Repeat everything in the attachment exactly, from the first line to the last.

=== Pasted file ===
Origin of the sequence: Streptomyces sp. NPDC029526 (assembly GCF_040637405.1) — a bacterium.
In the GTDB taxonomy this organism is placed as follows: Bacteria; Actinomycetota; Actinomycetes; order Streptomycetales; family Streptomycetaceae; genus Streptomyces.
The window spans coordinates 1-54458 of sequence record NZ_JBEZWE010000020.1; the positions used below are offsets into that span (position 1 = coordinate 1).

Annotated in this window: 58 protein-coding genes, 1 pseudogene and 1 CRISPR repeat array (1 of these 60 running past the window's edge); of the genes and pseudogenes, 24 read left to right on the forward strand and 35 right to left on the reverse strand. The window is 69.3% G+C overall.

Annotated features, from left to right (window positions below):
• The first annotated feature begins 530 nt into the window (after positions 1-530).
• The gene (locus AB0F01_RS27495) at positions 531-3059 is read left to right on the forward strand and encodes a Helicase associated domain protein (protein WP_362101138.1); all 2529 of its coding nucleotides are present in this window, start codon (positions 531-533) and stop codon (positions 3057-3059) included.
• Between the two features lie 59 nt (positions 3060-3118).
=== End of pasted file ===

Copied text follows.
Origin of the sequence: Streptomyces sp. NPDC029526 (assembly GCF_040637405.1) — a bacterium.
In the GTDB taxonomy this organism is placed as follows: Bacteria; Actinomycetota; Actinomycetes; order Streptomycetales; family Streptomycetaceae; genus Streptomyces.
The window spans coordinates 1-54458 of sequence record NZ_JBEZWE010000020.1; the positions used below are offsets into that span (position 1 = coordinate 1).

Annotated in this window: 58 protein-coding genes, 1 pseudogene and 1 CRISPR repeat array (1 of these 60 running past the window's edge); of the genes and pseudogenes, 24 read left to right on the forward strand and 35 right to left on the reverse strand. The window is 69.3% G+C overall.

Annotated features, from left to right (window positions below):
• The first annotated feature begins 530 nt into the window (after positions 1-530).
• The gene (locus AB0F01_RS27495) at positions 531-3059 is read left to right on the forward strand and encodes a Helicase associated domain protein (protein WP_362101138.1); all 2529 of its coding nucleotides are present in this window, start codon (positions 531-533) and stop codon (positions 3057-3059) included.
• Between the two features lie 59 nt (positions 3060-3118).